“Nanjing! Nanjing!“ (aka “City of Life and Death“) is a new movie by Chinese director Lu Chuan about the Nanjing Massacre that occurred when Japanese forces overran the then-capital of China in World War II. If you’re a China basher, you might say it is “yet another” movie about the Nanjing Massacre, evidencing how the Chinese simply refuse to let go of their persistent preoccupation with how the Japanese devils once humiliated their great nation and deeply scarred their people. Either way, it is a movie I strongly recommend you watch, even if it is the edited and cut version being shown in China.
Preceding the movie’s opening, many jaded expats and foreigners were quick to bemoan the possibility of “yet another” propaganda piece timed to whip up nationalist indignation and fervor, ever so coincidentally timed for the 60th anniversary of Communist China. Suggestions that China make a film about the atrocities it committed on itself rained from the peanut gallery. One recommendation: “Tiananmen! Tiananmen!” Zing, right?
What about the Chinese themselves? What did they think? chinaSMACK, as usual, translated some mainland Chinese netizen comments, and the WSJ’s China Journal also translated uh…five. Notable were the nationalistic comments of those who were rather indignant that the movie dared to have a sympathetic Japanese character in “Nanjing! Nanjing”, as if the existence of a single conflicted and remorseful human on the Japanese side amounts to making excuses for the Japanese:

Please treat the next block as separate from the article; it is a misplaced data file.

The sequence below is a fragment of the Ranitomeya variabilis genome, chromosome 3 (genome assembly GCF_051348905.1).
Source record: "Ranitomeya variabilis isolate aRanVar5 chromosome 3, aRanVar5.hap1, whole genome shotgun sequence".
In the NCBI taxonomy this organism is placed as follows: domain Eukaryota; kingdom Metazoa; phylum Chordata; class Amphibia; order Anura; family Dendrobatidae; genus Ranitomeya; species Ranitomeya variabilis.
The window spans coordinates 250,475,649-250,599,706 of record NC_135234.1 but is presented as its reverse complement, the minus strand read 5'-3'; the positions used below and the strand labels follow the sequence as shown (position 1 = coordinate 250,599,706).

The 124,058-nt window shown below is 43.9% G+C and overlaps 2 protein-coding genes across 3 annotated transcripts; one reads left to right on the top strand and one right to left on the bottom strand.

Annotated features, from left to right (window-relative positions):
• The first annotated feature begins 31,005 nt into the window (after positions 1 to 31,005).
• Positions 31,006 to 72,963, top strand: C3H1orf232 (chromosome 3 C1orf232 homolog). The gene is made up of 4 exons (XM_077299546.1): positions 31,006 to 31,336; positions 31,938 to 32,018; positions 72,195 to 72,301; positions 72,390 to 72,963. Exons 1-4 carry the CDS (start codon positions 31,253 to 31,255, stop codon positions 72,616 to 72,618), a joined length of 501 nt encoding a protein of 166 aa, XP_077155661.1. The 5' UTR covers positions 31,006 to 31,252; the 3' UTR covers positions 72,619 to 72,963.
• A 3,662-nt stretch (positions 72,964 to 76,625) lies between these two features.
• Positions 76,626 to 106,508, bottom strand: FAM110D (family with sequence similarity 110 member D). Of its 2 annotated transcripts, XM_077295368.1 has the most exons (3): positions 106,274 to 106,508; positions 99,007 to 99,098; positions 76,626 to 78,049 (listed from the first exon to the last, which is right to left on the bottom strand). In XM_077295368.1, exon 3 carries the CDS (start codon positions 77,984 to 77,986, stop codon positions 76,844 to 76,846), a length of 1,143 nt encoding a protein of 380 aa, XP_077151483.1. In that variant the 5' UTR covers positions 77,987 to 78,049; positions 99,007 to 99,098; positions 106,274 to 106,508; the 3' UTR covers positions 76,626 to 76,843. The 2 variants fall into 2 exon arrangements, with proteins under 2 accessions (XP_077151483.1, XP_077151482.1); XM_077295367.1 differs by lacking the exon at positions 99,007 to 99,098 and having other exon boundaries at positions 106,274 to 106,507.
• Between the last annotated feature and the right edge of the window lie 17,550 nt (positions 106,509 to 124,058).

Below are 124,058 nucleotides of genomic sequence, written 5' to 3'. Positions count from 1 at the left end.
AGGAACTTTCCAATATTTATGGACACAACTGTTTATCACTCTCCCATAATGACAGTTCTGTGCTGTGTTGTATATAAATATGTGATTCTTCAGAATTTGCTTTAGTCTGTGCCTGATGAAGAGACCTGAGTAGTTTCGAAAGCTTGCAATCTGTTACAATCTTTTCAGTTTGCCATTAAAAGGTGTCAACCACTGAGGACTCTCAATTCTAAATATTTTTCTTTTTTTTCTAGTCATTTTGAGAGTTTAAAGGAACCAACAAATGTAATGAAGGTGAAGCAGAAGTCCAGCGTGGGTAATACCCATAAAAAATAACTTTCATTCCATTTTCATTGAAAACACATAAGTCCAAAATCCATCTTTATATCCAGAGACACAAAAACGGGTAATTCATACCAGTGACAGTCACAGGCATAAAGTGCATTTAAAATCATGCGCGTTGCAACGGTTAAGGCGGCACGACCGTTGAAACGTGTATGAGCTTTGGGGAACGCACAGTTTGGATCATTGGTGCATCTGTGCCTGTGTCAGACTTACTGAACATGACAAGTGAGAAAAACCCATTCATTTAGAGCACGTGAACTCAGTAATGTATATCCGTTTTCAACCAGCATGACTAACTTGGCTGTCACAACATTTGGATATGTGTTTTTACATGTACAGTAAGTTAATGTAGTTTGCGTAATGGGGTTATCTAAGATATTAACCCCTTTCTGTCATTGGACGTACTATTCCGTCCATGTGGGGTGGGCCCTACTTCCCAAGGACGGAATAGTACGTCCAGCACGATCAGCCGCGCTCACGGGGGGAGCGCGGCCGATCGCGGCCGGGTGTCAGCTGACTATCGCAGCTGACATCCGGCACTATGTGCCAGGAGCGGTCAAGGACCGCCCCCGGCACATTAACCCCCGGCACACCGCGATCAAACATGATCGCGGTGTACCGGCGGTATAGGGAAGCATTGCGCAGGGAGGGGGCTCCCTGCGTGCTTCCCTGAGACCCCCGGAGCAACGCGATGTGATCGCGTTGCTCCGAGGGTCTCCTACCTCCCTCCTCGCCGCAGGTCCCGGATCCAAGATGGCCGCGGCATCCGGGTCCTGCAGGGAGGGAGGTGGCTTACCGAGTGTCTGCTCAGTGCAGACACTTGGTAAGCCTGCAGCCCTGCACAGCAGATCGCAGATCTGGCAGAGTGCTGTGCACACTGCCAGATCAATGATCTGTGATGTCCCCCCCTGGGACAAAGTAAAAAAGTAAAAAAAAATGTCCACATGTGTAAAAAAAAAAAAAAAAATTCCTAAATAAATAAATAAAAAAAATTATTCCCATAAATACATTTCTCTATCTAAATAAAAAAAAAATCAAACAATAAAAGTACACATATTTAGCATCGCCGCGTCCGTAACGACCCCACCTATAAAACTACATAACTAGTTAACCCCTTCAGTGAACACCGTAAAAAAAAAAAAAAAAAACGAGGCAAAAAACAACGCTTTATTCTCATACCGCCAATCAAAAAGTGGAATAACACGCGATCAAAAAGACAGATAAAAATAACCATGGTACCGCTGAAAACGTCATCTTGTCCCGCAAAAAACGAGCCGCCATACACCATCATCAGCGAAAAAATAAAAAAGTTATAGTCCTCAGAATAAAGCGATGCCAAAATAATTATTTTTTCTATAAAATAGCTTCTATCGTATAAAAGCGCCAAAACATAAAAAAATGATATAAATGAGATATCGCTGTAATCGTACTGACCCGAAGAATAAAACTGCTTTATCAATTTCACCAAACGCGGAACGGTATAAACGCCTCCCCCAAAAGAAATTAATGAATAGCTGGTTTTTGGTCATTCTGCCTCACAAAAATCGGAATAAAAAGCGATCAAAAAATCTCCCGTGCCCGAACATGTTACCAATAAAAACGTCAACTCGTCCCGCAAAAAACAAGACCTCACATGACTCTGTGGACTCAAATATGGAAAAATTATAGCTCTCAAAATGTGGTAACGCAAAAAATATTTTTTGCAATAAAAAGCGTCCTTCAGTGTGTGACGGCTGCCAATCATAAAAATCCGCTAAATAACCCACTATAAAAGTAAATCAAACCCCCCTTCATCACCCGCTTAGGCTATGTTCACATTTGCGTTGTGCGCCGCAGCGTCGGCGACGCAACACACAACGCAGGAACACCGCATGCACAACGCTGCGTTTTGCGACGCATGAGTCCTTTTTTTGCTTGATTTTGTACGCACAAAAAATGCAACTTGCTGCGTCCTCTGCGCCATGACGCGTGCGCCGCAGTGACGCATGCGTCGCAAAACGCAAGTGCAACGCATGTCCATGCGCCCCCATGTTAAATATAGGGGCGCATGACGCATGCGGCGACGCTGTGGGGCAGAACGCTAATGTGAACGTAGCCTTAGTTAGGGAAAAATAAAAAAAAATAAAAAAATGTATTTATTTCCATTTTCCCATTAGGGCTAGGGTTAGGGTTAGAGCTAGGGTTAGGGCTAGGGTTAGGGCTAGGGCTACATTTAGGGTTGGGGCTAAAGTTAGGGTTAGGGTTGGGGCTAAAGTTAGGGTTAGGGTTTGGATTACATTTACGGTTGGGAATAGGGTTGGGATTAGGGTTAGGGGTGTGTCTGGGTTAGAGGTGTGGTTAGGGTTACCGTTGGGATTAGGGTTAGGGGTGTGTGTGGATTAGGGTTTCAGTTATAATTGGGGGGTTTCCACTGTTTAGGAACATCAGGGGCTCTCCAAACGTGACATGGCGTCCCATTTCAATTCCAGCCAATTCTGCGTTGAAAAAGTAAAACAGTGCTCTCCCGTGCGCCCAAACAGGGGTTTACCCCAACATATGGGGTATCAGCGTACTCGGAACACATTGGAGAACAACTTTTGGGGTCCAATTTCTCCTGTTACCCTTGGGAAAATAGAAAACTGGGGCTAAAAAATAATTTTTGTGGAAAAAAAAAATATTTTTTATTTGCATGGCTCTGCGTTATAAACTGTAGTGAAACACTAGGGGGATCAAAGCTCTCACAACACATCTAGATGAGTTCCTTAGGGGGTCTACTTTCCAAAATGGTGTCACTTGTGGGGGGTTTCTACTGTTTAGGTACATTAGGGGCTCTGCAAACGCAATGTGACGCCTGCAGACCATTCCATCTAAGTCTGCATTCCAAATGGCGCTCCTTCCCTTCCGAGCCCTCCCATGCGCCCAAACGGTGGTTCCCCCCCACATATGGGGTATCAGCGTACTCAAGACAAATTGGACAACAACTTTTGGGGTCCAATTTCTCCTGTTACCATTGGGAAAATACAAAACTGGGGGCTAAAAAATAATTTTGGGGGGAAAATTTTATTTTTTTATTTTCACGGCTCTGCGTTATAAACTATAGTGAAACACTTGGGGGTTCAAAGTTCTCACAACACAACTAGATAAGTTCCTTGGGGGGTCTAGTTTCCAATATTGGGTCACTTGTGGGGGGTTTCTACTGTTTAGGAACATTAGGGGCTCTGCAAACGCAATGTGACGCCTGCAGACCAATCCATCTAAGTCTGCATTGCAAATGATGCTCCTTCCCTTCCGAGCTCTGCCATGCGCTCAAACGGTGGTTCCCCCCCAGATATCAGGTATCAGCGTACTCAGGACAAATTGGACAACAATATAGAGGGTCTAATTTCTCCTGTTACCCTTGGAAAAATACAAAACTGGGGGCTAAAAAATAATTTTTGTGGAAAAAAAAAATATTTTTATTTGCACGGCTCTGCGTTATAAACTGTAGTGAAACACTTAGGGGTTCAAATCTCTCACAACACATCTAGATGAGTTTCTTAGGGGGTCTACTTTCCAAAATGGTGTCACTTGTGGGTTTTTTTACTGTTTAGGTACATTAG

Japan still has not come out to apologize, yet we Chinese have already explained come out expressing our guilt for making this film, what kind of bullshit logic is that! In order to achieve doing something different, they are joking around with historical facts. Listen to the reactions [to the film] of the only surviving comfort woman of the Nanjing Massacre, “At the time, the sights were much more terrifying than those shown in the movie, I have never met a Japanese person that has found their conscience like those in the movie.” Luchuan [the director], 300,000 Nanjing souls will not forgive you, you modern Chinese traitor, for covering up the Nanjing Massacre for the Japanese!
That bloody and tearful bitter history of the Chinese nation, as Chinese of a later generation, we must never forget nor should we forget. Speaking of forgiveness, some things cannot be forgiven. Compassion for the enemy is cruelty to ourselves.
I am extremely angry after watching the movie. It sees the war merely from the perspective of Japanese soldier–focusing on his personal experience and feelings about the massacre…It’s not a movie for patriotic education, but a Japanese movie shot by Chinese director… The Nanjing Massacre was not war, but a brutal crime against international law. So if the movie doesn’t disclose and denounce the crime in this light, I don’t think it’s appropriate from any other angle.
Heh, international law. That’s funny.
Also notable were the comments of those who seemed to be imploring their fellow Chinese to not be afraid of watching this movie and instead bravely face their painful history, you know, as if the Chinese as a society has been repressing this traumatic memory and not incessantly sprinkling reminders of it throughout the education system and popular media. Quite a few expats must’ve chocked on their disbelief, scoffing at the disingenuous notion that any Chinese actually fear facing the horrifying truth of how evil those evil Japanese devils really were when it seemed to them that they routinely relish slathering themselves in it.
Only by facing history can tragedy not be repeated. After so many years, how many people can clearly know the truth of what happened during the war against Japanese aggression?